A Dallas based lawyer has taken the mantra of listening to both sides of an argument to its extreme.
Joel Held, a special counsel with Baker & McKenzie in the areas of litigation, arbitration and corporates and securities, found himself at the centre of a US $150 million lawsuit from a disgruntled client, who realised that Held was acting for the other side in a business relationship that turned sour.
The client, S. Lavon Evans Jr, was the owner of a drilling company based in Mississippi. In 1999, he entered into commercial arrangements with Reed Cagle, a similarly impressively named businessman, who was represented by Held and Baker & McKenzie. It seems that Held and Evans Jr hit it off, and Evans retained him as his attorney.
While things between Evans and Cagle were initially hunky dory, with commercial arrangements to drill wells struck-up with the help of Held, Cagle was later declared insolvent, and with Held's assistance, secured loans worth millions of dollars by using Evans' assets.
The Jones County court heard this was despite an agreement between the two men prohibiting such action, and poor Evans Jr being kept out of the loop when it came to knowledge of Cagle's financial difficulties.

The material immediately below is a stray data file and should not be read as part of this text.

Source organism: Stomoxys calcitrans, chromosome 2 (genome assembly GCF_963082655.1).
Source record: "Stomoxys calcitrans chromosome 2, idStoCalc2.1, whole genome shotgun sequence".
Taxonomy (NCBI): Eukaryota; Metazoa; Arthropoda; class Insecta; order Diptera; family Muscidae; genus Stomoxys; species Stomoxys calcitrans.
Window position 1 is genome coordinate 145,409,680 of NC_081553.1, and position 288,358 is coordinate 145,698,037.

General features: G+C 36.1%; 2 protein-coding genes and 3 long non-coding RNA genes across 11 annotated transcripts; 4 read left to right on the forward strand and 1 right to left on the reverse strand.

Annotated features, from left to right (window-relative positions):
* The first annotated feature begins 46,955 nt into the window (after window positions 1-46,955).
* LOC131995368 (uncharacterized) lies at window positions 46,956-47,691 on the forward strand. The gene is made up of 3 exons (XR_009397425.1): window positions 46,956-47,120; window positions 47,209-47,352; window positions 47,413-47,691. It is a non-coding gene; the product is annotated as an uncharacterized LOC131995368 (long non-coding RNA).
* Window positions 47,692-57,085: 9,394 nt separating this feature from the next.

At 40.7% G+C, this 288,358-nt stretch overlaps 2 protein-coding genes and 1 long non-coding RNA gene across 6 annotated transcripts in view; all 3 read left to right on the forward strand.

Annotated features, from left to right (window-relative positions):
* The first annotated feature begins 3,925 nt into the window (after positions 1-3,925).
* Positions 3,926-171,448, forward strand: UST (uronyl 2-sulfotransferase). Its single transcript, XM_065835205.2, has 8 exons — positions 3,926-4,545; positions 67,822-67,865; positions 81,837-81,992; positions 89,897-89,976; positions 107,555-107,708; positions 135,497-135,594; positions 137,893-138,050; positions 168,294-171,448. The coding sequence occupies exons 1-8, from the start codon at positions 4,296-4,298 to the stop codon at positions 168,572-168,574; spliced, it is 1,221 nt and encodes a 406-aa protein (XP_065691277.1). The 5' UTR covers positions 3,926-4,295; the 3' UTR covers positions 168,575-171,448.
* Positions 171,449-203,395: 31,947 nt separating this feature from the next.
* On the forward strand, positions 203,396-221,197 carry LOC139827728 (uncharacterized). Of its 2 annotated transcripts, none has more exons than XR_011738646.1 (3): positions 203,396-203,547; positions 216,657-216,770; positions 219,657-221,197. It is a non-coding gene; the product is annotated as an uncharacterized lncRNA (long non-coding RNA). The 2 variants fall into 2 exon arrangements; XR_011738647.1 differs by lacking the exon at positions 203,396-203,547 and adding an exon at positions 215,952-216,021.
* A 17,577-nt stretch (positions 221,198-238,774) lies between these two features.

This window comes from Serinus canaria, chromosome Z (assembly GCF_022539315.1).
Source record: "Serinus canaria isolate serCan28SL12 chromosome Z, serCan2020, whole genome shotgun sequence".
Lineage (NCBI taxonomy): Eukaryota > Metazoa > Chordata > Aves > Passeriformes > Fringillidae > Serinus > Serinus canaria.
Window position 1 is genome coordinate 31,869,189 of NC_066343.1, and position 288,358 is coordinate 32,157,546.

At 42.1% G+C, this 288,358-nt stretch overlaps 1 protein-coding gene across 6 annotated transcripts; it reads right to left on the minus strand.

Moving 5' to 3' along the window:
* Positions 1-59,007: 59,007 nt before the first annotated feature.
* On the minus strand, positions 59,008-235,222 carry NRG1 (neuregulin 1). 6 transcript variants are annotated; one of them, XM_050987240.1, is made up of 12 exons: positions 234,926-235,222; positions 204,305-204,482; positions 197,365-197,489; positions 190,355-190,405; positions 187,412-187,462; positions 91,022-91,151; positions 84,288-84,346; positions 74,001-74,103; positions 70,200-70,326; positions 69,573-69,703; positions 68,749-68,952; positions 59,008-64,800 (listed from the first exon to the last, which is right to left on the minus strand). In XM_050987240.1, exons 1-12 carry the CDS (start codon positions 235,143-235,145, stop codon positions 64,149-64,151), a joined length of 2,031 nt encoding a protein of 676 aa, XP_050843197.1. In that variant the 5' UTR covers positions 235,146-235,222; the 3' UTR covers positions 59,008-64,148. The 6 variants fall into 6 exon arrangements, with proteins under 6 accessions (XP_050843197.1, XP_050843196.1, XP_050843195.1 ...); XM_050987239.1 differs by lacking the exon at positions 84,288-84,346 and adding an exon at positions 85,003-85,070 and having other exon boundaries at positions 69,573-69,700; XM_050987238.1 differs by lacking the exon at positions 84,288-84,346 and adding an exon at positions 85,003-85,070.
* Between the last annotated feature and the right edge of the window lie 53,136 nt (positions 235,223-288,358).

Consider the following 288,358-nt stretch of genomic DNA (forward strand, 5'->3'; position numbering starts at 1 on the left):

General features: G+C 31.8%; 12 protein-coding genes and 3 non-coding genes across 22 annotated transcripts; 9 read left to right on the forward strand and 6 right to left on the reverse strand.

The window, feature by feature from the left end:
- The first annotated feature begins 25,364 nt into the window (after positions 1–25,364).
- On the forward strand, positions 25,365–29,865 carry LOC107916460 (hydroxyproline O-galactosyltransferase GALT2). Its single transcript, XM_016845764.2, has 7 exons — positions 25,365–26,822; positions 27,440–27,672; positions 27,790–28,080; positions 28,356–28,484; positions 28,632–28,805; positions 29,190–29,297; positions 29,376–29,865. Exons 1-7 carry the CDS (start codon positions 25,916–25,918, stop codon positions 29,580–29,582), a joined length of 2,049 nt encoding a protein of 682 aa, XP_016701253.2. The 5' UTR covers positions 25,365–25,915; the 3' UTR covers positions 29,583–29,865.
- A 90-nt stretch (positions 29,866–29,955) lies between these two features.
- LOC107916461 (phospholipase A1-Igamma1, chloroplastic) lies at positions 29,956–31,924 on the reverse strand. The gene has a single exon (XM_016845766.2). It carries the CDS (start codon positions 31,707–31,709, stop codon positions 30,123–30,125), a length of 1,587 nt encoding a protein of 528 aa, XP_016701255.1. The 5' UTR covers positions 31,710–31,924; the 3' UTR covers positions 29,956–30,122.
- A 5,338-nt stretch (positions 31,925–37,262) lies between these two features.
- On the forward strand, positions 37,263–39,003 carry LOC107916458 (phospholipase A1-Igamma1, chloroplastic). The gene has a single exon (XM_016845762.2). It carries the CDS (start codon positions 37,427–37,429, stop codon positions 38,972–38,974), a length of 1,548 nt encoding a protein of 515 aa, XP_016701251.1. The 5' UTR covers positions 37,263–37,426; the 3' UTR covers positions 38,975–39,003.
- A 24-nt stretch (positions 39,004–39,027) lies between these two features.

According to the Chicago Tribune, Cagle and his lawyers even had the cheek to try and claim ownership of oil rigs where he refused to pay Evans for their construction or ownership. Now that is innovative legal advice.
Evans found out Cagle was insolvent in 2007 and sought to dissolve their business relationship. Cagle then counter-sued, with his attorneys advising he pursue a strategy that would "Bring Evans to his knees".
Evans instead chose to sue his former lawyer, with Bakers and Held on the end of a $103 million verdict against them.
In a statement, Baker & McKenzie said it "strongly disagreed with the verdict" and that the firm "acted in a manner that was entirely consistent with our professional obligations".
Folklaw is very impressed by Baker's homepage, which proudly hits the reader with the slogan; "Like you, we value open and collaborative relationships with each other and clients".
Folklaw can only guess that Held was too busy working (we know he had a heavy client load) to have noted such sage advice.